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Old December 12th, 2010, 07:50 AM   #1
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R/C Helicopter vs Quad for FPV Camera Flight

This is a continuation of a previous post: http://www.dvinfo.net/forum/new-micr...ov-camera.html

This goes down a different road, so I thought it might be best to break up the two for ease of instruction for the masses.

QUESTION:
Which is better for FPV (First Person View) camera work? A Multi Rotor or Single Rotor copter'?

REASON: I am getting conflicting reports on what is best. Some say the Multi's have more stability, and others say they get blown around easier, making your footage useless.

I have been hearing about the Draganflyer and the footage looks incredible: Draganflyer X6 Six Rotor UAV Helicopter Aerial Video Platform
But the price is also incredible, ranging from 14 to 33 grand! ($33,000) Obviously, you get what you pay for and I would expect no less from such a great flyer.

There is also the TSH GAUI 330X-S Quad-Flyer, which can be found on ebay brand new for $400. Hmmmmmm.

(Anyone with experience with either is free to share their experience as well!)

However, lets keep this in a moderate price range (under $1000) and give your opinion on which design is the better one for mounting a camera to.
The masses of people who want to fly their cameras like a bird are eagerly awaiting your words of wisdom....
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Old December 12th, 2010, 10:03 AM   #2
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cheap doesn't mean cheap on money only.
with heli, the training curve is slow, it requires lot of time to be a good heli pilot and any crash cost the hell.
with the TSH GAUI you can see the impressive crash test has hardly damaged the device and a set of props cost less than 10$.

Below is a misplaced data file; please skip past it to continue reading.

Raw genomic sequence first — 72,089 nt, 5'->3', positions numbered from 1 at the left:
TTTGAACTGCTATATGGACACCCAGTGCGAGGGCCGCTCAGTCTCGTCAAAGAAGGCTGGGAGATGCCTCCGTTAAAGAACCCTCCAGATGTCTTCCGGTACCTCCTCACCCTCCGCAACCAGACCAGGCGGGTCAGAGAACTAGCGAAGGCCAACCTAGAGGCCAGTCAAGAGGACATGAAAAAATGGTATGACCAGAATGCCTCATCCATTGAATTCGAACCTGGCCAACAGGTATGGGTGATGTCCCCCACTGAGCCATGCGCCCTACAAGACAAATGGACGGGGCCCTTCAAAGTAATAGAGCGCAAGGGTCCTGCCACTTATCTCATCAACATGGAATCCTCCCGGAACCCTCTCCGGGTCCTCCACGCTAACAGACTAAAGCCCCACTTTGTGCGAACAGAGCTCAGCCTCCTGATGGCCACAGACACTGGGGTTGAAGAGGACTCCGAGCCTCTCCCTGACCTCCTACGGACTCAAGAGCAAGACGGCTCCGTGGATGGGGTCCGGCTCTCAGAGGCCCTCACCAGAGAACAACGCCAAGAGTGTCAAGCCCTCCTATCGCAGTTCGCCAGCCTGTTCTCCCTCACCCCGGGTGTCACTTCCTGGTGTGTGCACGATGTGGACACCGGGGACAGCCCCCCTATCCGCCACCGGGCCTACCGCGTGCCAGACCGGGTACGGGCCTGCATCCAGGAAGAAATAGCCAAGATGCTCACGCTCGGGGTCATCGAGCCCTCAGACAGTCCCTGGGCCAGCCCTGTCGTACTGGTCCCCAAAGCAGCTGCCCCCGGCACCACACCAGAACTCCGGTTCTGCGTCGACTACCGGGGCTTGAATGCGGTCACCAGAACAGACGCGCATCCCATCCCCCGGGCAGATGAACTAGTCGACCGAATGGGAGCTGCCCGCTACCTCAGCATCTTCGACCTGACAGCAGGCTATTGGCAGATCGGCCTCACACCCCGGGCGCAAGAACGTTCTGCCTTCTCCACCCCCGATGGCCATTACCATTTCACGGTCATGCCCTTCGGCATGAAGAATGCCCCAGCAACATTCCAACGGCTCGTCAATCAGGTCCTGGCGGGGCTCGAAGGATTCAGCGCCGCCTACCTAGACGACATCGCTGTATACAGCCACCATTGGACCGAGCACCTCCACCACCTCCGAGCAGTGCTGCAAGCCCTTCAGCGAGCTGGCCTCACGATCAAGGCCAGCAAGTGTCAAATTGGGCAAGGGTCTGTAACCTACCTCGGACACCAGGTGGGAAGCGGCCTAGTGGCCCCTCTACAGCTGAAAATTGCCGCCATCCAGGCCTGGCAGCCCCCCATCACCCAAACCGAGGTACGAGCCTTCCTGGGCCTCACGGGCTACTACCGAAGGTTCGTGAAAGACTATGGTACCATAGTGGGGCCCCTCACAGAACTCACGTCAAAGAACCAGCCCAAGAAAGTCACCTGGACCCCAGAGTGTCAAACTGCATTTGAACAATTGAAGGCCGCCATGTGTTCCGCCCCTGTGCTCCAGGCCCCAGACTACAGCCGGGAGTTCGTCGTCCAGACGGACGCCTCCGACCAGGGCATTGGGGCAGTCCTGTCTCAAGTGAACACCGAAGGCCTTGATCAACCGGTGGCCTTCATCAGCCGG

Since you plan to fly a gopro, the TSH GAUI seesm a good candidate to make your first steps.
you wife won't mind if you crash a 400$ toy that you can fix for $50, but with 3000$ heli that cost $600 to fix, could be another story.
But from the pure point of view of fly performance, an heli is a lot better for video for static fly.
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Old December 12th, 2010, 05:43 PM   #3
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Can I just add in the query about how stable they are to control in the 20ft off the ground uses as well. Thanks.
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Old December 12th, 2010, 07:24 PM   #4
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Gaui is great starter. I had one. Wasnt great in wind, but when tuned right was super stable.

Here is a few videos of it and clips taken with it when I was first starting out:


It can lift about 6-700 grams successfully. The addition of camera weight smooths it out a bit. The scorpion motor bearings die frequently. It is a fun heli, great to start and flies nice. I regularly used mine to ~300ft but it starts getting hard to see and keep orientated much above that.

This is my current setup, built on UAVX. Lifts 5lb camera with 3 axis stabilized gimbal. GPS position/altitude hold. GPS waypoint flight is on board as well but have not tested yet.

http://www.youtube.com/watch?v=VhH8h9blCFU

A few aerial shots from that used here, shot single operator and it was very windy (25mph) which is certainly not ideal.

http://www.youtube.com/watch?v=obJUQIxY2OY&feature=fvw

Draganflyers are overpiced and underperform as far as I can tell.
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Old December 13th, 2010, 09:58 AM   #5
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I just watched your rally footage (and Wagon Attack 1 and 2) and I am really impressed. The shots of the rally car taken from the hovercopter looked smooth, and you got a shot that would be impossible without a giant crane. Nicely done.
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Old December 13th, 2010, 09:15 PM   #6
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Very nice. Do you have any recommendations for "toy" priced quad copters that would help learn before flying a more expensive model?
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Old December 13th, 2010, 10:15 PM   #7
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He mentioned the Guai. It might be considered a "toy" sized price, in comparison to the Droidworx vehicles.